The Northern Ireland Assembly was established as part of the Belfast Agreement reached at the multi-party negotiations on Friday 10th April 1998, known as the “Good Friday Agreement”, which established the idea of “parity of esteem”. A referendum was held on 22nd May 1998 and produced a majority in favour of the Belfast agreement, the New Northern Ireland Assembly was constituted under the Northern Ireland (Elections) Act 1998. The executive was then set up in 1999, which is when the Assembly became fully operational.
The Secretary of State for Northern Ireland suspended the Northern Ireland Assembly and the Executive with effect from midnight on 14th October 2002, amid allegations of Unionist foot dragging and IRA intelligence gathering. The order for suspension was made under the Northern Ireland Act 2000 (see Northern Ireland Act 2000, c.1, s.1) and whilst it remained in force, Northern Ireland was effectively governed by direct rule from Westminster.
Following negotiations aimed at lifting the suspension, fresh elections to the assembly were held on 26th November 2003. The elections saw a large swing in votes to the Democratic Unionist Party and Sinn Féin, and a corresponding fall for the Ulster Unionist Party and the Social Democratic & Labour Party.
Protracted negotiations between the British and Irish governments and the Democratic Unionist Party and Sinn Féin culminated in the restoration of devolved government, as provided for by the Northern Ireland (St Andrews Agreement) Act 2006 c. 53 on 8th May 2007.
The current Assembly was elected on 7th March 2007.
Legislation can be initiated by a minister, a committee or an individual.
Decision making is by simple majority, except in those cases where cross-community approval, the backing of both unionist and nationalist sides, is required.
All legislation must be scrutinised by the relevant departmental committee and must comply with the Human Rights Act 1998 c. 42 and any Northern Ireland Bill of Rights.
Arrangements to avoid disputes with Westminster will follow those for Scotland. Disputes over legislative competence will be decided by the courts.
The assembly currently has full legislative and executive power over finance and personnel, agriculture, education, health and social services, economic development and environment. As the Northern Ireland Bill 2009 has recently received royal assent, it is envisaged that policing and justice powers will be transferred to devolved level in the near future.
Certain policy issues remain the preserve of the UK Government (‘Westminster’). These include foreign policy and defence. They are known as ‘Excepted Matters’ and are listed in full in Sch. 2 of the Northern Ireland Act 1998. If a Bill before the Assembly contains a provision touching on an Excepted Matter the Assembly can legislate on that provision, provided that the Secretary of State approves (s. 8(a) of the Northern Ireland Act 1998.)
Reserved Matters are those, currently exercised at Westminster, which may be devolved to the Assembly. They include policing and justice (see above) and postal services. The full list is set out in Sch. 3 of the Northern Ireland Act 1998. If a provision in a Bill deals with a Reserved Matter the Assembly may legislate on it, provided that the Secretary of State approves (s. 8(b) of the Northern Ireland Act 1998.)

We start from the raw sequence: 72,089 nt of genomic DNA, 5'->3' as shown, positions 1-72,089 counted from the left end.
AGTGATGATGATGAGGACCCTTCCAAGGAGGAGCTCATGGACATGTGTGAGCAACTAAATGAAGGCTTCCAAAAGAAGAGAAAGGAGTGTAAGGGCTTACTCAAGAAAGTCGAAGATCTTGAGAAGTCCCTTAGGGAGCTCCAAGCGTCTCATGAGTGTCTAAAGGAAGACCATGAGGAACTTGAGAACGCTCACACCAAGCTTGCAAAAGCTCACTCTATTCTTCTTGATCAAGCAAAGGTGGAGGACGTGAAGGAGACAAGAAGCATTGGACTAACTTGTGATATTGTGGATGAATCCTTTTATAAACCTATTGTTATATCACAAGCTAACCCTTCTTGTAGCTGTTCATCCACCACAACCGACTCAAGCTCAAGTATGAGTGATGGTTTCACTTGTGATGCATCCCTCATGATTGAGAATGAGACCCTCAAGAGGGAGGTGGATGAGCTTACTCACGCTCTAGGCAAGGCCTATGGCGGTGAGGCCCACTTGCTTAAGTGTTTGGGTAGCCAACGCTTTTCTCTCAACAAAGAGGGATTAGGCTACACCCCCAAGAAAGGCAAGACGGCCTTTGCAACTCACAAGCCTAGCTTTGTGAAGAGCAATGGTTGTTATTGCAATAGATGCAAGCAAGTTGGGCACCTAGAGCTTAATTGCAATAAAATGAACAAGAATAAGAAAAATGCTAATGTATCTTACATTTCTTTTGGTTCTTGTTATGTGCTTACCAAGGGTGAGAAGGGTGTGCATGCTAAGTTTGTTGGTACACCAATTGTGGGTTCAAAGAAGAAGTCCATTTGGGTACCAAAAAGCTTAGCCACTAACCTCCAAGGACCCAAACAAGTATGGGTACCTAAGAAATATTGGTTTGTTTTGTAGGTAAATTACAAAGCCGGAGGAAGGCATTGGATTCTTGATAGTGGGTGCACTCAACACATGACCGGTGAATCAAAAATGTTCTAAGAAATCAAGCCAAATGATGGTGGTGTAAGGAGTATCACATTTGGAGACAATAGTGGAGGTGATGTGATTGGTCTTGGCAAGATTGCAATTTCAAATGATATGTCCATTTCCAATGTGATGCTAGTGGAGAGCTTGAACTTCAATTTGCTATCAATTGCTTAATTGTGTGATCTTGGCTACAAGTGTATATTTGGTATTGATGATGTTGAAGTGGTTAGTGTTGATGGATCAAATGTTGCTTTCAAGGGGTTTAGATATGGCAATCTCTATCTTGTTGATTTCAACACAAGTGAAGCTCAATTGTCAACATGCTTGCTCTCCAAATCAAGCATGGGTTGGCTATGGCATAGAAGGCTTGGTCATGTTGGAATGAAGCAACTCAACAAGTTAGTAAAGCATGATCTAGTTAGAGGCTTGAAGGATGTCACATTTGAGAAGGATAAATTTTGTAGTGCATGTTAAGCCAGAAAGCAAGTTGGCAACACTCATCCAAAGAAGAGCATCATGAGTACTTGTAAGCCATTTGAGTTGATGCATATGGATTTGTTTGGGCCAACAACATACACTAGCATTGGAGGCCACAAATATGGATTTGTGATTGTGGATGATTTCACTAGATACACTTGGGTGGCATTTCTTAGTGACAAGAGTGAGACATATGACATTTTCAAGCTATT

The Assembly operates with a Speaker and Deputy Speakers elected on a cross-community basis using either parallel consent (when a simple majority of both sides must agree) or a weighted majority of 60% of all members present and voting. The election of the Speaker of the Assembly, First Minister and Deputy First Minister, standing orders and budget allocations and other key issues must be taken on a cross-community basis using either parallel consent or the weighted majority method.
The executive powers of the Assembly are discharged by a First Minister and Deputy First Minister supported by 10 ministers chosen by the d’Hondt system.
The d’Hondt system (named after the Belgian lawyer from the 1870s who invented it) is the basic idea that a party’s total vote is divided by a certain figure which increases as it wins more seats. As the divisor becomes bigger, the party’s total in succeeding rounds gets smaller, allowing parties with lower initial totals to win seats.
A number of safeguards have been built into the operation of the institutions namely the principle of proportionality (allocating responsibility according to a party’s level of support), which is applied when allocating committee chairs and committee membership.
There are committees for each executive department. The members of these are made up again using the d’Hondt system (see above) to ensure that each party is represented according to the level of its support. Effectively, any measure passed by the Assembly must attract the support of a majority of nationalists and unionists before it can be passed.
Members of the executive go forward to the North-South ministerial council with members of the Irish Government. This council has responsibilities for six areas “where co-operation and implementation for mutual benefit will take place”.
The Parliamentary process that a Bill follows varies depending on the type of Bill but broadly follow the guidelines set out in relation to a Bill of the Scottish Parliament (see Northern Ireland Act 1998, s. 13).